Gordon’s Law

Some years ago, as a soon-to-be-ex-AI guy, I came to a realization that I immodestly named “Gordon’s Law”: it’s easier to program us to act like computers than it is to program computers to act like us.

If Gordon’s Law were not so, we would have voice recognition instead of “interactive” voice menus (“press 3 if you’ve despaired of leaving this menu”, etc.).  We would have automatic Root Cause Analysis rather than trouble ticketing systems.  We would have online advertising tailored to our wants and current projects rather than “personalization”.

To be sure, there is Watson, and there is Deep Blue, and my wife told me yesterday there’s some software competing for crossword puzzle champion of the world.  But in some sense — and I include Siri  here — these are parlor tricks.  As Joseph Weizenbaum found out years ago with the software psychotherapist Eliza, there are some clever ideas that simulate humans to humans.  They don’t wear well.  There’s talk of having Watson do medical diagnosis, but there’s also talk of people wanting to throw their iPhones out the window when it turns out Siri really doesn’t do a very good job at all of understanding what we want or what we want to know.  And if Watson ends of doing decent medical diagnosis, I’ll eat my hat.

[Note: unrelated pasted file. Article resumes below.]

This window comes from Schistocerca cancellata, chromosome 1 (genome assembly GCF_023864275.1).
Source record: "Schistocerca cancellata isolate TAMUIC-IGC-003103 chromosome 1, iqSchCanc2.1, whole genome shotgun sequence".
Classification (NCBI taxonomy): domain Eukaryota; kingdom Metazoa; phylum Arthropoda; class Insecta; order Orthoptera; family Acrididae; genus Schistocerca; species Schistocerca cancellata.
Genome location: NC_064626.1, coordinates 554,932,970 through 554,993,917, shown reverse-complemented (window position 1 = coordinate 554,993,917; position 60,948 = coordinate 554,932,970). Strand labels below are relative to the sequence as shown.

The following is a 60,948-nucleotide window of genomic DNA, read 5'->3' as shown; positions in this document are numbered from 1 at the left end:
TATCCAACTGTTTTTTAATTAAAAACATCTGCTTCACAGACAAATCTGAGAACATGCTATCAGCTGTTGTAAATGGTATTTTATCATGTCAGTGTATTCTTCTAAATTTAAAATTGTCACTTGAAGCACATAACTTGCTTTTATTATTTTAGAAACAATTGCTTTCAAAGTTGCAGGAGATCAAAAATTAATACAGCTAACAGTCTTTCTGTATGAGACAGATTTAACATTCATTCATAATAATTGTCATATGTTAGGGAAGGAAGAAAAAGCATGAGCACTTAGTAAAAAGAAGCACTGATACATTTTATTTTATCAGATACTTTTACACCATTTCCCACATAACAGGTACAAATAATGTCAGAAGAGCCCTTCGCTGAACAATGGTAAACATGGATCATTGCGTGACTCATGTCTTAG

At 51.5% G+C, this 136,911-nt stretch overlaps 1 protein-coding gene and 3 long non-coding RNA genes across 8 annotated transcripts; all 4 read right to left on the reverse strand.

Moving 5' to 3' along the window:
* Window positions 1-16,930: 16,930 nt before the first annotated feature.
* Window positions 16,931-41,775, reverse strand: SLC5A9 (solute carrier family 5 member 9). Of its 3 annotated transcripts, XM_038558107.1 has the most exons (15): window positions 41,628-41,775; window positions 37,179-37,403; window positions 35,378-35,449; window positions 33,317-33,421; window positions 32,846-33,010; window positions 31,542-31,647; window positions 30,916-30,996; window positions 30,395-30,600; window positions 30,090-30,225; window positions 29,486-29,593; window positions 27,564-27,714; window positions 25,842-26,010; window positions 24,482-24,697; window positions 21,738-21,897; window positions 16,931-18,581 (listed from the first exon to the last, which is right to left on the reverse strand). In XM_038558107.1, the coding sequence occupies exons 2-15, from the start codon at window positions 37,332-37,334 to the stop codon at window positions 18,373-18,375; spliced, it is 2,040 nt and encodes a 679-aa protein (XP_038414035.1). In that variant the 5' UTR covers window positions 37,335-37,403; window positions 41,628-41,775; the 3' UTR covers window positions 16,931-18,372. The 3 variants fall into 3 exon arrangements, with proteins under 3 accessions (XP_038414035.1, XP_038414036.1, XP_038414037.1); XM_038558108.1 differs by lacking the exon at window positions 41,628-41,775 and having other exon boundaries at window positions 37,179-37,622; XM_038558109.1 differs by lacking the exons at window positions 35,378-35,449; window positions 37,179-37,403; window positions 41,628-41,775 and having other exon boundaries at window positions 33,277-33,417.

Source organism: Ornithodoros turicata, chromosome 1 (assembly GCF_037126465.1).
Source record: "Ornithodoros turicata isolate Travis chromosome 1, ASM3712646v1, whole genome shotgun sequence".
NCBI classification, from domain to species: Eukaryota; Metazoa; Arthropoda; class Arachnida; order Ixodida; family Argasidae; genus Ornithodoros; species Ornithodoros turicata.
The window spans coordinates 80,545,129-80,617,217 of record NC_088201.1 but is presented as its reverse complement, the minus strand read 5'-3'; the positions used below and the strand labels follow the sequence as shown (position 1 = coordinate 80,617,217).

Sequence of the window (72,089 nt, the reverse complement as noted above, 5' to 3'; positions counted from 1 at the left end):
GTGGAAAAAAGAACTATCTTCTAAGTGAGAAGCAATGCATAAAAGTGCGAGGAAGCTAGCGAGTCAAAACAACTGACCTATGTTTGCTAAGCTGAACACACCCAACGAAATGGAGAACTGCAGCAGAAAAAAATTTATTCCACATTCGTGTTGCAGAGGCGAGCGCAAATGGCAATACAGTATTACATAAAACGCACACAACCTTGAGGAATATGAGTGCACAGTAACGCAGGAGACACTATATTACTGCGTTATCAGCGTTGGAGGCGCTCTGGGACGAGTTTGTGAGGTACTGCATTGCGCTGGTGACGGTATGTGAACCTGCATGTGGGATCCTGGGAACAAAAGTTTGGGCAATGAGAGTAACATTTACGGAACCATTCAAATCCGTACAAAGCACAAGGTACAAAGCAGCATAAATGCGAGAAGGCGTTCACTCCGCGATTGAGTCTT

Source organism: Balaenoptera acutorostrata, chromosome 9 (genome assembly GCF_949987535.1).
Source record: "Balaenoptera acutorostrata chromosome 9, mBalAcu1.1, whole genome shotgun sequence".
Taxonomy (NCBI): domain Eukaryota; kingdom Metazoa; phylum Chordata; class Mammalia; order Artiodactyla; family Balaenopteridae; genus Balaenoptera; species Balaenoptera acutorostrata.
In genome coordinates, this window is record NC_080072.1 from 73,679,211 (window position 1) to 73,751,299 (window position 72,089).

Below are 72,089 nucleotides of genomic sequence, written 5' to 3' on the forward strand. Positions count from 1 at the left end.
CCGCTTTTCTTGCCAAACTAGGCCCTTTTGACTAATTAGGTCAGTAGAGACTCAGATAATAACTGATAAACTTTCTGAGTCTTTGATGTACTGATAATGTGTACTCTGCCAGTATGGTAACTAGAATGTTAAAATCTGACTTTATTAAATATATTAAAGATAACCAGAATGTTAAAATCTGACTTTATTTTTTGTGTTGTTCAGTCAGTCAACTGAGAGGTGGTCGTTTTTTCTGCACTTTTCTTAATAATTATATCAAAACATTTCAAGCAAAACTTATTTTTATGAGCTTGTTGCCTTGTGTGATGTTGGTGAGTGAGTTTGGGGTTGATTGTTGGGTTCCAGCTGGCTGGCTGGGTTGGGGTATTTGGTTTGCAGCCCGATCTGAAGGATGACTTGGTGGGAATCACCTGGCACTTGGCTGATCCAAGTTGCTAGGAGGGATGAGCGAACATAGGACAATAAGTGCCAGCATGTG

Why should Gordon’s Law be true?  Aren’t our brains “just” meatware?  Isn’t everything, as Stephen Wolfram says, a computation?

I don’t know, but I do know that we work well together — information devices and humans — when we do what we’re each good at.  We don’t pretend to be machines and they don’t pretend to be humans.

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